Tag Archives UK

Several publications have detailed the story of Get Baked, a U.K. bakery, to examine how food regulations differ in the United Kingdom and the United States. Get Baked was forced to stop selling its 12-layer chocolate cake and raspberry glazed donut cookies after a U.K. Trading Standards inspector found the desserts to be topped with sprinkles that contain a substance labeled in the United Kingdom as erythrosine, or E127, an additive only approved for use in cocktail cherries and candied cherries, according to the BBC. In the United States, the substance is labeled as FD&C Red No. 3, according to NPR, and is allowed in foods but was restricted for some uses in 1990 after studies purported to show that "very high doses of the color additive can cause cancer in laboratory animals." The BBC also noted that studies have reportedly linked the additive to hyperactivity in children and an…

The U.K. Environment Agency has announced a project "to establish standardised metrics to measure environmental performance of the food and drink sector." The agency "is aiming to make it simpler for businesses and for the public to understand the environmental performance of companies in key areas such as greenhouse gas reduction and resource efficiency," according to the announcement. The agency indicated that it intends to incentivize companies to establish "greener manufacturing processes and business operations helping to tackle climate change" and positioned the project as an aid to businesses intending to "effectively communicate their environmental performance to the public."

The U.K. Department for Environment, Food & Rural Affairs (Defra) has opened a consultation on the regulation of genetic technologies in food. "It mainly focuses on the regulation of gene edited (GE) organisms possessing genetic changes which could have been introduced by traditional breeding," the consultation states. "[W]e are using this opportunity to engage separately and start gathering views on the wider regulatory framework governing genetically modified organisms (GMOs)." "EU legislation controlling the use of GMOs was retained in the UK at the end of the transition period (after 31 December 2020). This retained legislation requires that all GE organisms are classified as GMOs irrespective of whether they could be produced by traditional breeding methods[1]. Defra’s view is that organisms produced by GE or by other genetic technologies should not be regulated as GMOs if they could have been produced by traditional breeding methods. Leaving the EU provides an opportunity…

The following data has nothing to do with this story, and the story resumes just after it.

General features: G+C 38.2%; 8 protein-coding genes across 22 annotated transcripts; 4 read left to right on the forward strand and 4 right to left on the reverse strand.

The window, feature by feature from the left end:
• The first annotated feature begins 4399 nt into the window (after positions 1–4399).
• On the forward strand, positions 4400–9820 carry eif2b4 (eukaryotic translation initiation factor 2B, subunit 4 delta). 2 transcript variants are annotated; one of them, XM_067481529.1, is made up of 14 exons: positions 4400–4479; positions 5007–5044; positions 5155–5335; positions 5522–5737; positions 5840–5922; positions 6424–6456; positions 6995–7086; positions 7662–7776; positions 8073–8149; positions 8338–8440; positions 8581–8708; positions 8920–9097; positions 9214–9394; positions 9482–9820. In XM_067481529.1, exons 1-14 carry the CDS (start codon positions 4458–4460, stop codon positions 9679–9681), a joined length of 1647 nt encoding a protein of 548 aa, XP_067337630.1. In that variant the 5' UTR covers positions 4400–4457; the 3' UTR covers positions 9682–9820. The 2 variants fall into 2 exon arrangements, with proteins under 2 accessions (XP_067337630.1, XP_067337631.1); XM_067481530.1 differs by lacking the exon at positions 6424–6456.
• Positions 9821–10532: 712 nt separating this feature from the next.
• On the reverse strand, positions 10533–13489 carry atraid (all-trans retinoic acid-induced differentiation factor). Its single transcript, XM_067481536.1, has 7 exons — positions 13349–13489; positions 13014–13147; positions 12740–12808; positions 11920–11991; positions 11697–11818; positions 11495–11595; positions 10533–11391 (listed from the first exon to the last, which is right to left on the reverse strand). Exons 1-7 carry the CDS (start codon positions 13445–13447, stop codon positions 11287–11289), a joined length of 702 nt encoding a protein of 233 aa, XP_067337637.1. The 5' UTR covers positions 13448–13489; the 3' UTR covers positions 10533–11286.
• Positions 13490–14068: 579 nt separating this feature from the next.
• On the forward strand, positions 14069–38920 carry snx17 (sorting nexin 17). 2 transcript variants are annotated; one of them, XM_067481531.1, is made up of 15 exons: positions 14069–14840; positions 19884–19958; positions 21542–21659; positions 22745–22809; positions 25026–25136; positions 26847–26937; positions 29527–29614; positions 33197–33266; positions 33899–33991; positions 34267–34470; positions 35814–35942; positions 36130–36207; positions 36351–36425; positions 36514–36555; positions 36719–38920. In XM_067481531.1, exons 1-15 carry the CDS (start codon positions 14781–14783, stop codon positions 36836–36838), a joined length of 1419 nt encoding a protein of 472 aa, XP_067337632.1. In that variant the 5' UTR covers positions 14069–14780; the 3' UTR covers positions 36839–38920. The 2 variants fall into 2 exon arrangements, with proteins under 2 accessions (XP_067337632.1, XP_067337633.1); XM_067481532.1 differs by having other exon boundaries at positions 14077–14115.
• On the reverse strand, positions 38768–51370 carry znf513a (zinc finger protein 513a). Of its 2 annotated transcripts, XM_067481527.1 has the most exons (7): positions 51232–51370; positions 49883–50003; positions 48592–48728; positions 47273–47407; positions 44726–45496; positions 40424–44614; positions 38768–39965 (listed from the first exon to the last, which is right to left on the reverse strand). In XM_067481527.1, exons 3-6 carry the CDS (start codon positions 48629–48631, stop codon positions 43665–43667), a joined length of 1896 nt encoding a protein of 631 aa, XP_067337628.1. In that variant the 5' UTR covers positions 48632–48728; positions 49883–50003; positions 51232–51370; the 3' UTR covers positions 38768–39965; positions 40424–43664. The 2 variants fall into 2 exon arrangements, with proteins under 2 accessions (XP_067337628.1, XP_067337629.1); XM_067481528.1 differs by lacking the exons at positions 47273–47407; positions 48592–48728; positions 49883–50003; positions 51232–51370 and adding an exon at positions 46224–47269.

U.K. Prime Minister Boris Johnson has announced a series of measures aimed at limiting advertising for foods high in salt, sugar and fat. The measures include a ban on ads for such foods before 9 p.m., the implementation of calorie counts on food menus and a ban on "buy one get one" deals on some types of foods. The government will also launch "a consultation to gather views and evidence on our current ‘traffic light’ labelling system to learn more about how this is being used by consumers and industry, compared to international examples." The announcement is a reversal from Johnson's previous stance on food advertising limits that he attributed to his diagnosis and recovery from COVID-19. "I've wanted to lose weight for ages and like many people I struggle with my weight," he wrote in The Daily Express. "I go up and down, but during the whole coronavirus epidemic and…

Allergen labeling grabbed headlines in the United Kingdom in 2019 as the country faced pressure from consumers concerned that prepackaged foods lacked mandated ingredient disclosures. Following the 2016 death of a teenager who consumed a premade sandwich packaged without notification of potential exposure to sesame, the U.K. Food Standards Agency launched a public consultation that resulted in the announcement of "Natasha's Law." Under the law, which will take effect in October 2021, restaurants and other food-service entities will be required to provide a full listing of ingredients on prepackaged food. In the United States, sesame is not an allergen that requires labeling, although the U.S. Food and Drug Administration (FDA) requested comments on the allergy's prevalence and severity in 2018. The New York Times called current U.S. regulations incomplete in January, and an August NPR article compared the two systems and found awareness of allergies in the United States lacking.…